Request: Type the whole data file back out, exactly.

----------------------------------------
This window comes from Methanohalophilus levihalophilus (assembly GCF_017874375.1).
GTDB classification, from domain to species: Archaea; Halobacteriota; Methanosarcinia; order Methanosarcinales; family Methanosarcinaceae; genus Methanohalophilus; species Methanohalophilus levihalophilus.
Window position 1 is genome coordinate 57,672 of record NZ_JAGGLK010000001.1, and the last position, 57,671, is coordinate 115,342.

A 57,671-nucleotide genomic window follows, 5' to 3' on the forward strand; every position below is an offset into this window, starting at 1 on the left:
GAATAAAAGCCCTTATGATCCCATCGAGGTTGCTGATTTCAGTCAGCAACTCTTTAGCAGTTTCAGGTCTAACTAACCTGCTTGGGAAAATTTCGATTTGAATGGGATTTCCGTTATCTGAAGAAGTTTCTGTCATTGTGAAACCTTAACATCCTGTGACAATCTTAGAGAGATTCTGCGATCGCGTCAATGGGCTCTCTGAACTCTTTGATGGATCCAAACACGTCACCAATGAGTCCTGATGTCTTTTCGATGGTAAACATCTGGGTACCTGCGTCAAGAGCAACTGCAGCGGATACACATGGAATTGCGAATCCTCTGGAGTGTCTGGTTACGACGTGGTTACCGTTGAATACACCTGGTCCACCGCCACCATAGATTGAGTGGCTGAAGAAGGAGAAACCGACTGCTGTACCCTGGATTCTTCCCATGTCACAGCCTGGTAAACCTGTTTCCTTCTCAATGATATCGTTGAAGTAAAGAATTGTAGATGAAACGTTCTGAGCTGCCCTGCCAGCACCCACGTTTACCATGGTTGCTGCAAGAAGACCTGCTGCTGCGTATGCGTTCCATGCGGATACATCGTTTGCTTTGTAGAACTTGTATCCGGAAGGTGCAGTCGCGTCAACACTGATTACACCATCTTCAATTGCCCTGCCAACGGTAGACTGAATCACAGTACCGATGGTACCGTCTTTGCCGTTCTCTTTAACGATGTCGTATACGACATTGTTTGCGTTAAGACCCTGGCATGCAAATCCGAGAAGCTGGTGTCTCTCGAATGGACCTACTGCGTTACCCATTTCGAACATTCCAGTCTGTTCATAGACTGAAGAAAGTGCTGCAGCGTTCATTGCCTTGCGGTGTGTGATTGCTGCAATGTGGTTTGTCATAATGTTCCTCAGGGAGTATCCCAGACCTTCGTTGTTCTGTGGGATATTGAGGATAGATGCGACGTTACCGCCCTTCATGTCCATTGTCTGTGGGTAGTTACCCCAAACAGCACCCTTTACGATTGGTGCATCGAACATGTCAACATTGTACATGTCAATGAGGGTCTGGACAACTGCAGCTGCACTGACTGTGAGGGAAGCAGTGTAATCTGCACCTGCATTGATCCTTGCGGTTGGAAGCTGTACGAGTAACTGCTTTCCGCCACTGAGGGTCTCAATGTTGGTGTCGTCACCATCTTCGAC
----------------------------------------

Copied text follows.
This window comes from Methanohalophilus levihalophilus (assembly GCF_017874375.1).
GTDB classification, from domain to species: Archaea; Halobacteriota; Methanosarcinia; order Methanosarcinales; family Methanosarcinaceae; genus Methanohalophilus; species Methanohalophilus levihalophilus.
Window position 1 is genome coordinate 57,672 of record NZ_JAGGLK010000001.1, and the last position, 57,671, is coordinate 115,342.

A 57,671-nucleotide genomic window follows, 5' to 3' on the forward strand; every position below is an offset into this window, starting at 1 on the left:
GAATAAAAGCCCTTATGATCCCATCGAGGTTGCTGATTTCAGTCAGCAACTCTTTAGCAGTTTCAGGTCTAACTAACCTGCTTGGGAAAATTTCGATTTGAATGGGATTTCCGTTATCTGAAGAAGTTTCTGTCATTGTGAAACCTTAACATCCTGTGACAATCTTAGAGAGATTCTGCGATCGCGTCAATGGGCTCTCTGAACTCTTTGATGGATCCAAACACGTCACCAATGAGTCCTGATGTCTTTTCGATGGTAAACATCTGGGTACCTGCGTCAAGAGCAACTGCAGCGGATACACATGGAATTGCGAATCCTCTGGAGTGTCTGGTTACGACGTGGTTACCGTTGAATACACCTGGTCCACCGCCACCATAGATTGAGTGGCTGAAGAAGGAGAAACCGACTGCTGTACCCTGGATTCTTCCCATGTCACAGCCTGGTAAACCTGTTTCCTTCTCAATGATATCGTTGAAGTAAAGAATTGTAGATGAAACGTTCTGAGCTGCCCTGCCAGCACCCACGTTTACCATGGTTGCTGCAAGAAGACCTGCTGCTGCGTATGCGTTCCATGCGGATACATCGTTTGCTTTGTAGAACTTGTATCCGGAAGGTGCAGTCGCGTCAACACTGATTACACCATCTTCAATTGCCCTGCCAACGGTAGACTGAATCACAGTACCGATGGTACCGTCTTTGCCGTTCTCTTTAACGATGTCGTATACGACATTGTTTGCGTTAAGACCCTGGCATGCAAATCCGAGAAGCTGGTGTCTCTCGAATGGACCTACTGCGTTACCCATTTCGAACATTCCAGTCTGTTCATAGACTGAAGAAAGTGCTGCAGCGTTCATTGCCTTGCGGTGTGTGATTGCTGCAATGTGGTTTGTCATAATGTTCCTCAGGGAGTATCCCAGACCTTCGTTGTTCTGTGGGATATTGAGGATAGATGCGACGTTACCGCCCTTCATGTCCATTGTCTGTGGGTAGTTACCCCAAACAGCACCCTTTACGATTGGTGCATCGAACATGTCAACATTGTACATGTCAATGAGGGTCTGGACAACTGCAGCTGCACTGACTGTGAGGGAAGCAGTGTAATCTGCACCTGCATTGATCCTTGCGGTTGGAAGCTGTACGAGTAACTGCTTTCCGCCACTGAGGGTCTCAATGTTGGTGTCGTCACCATCTTCGAC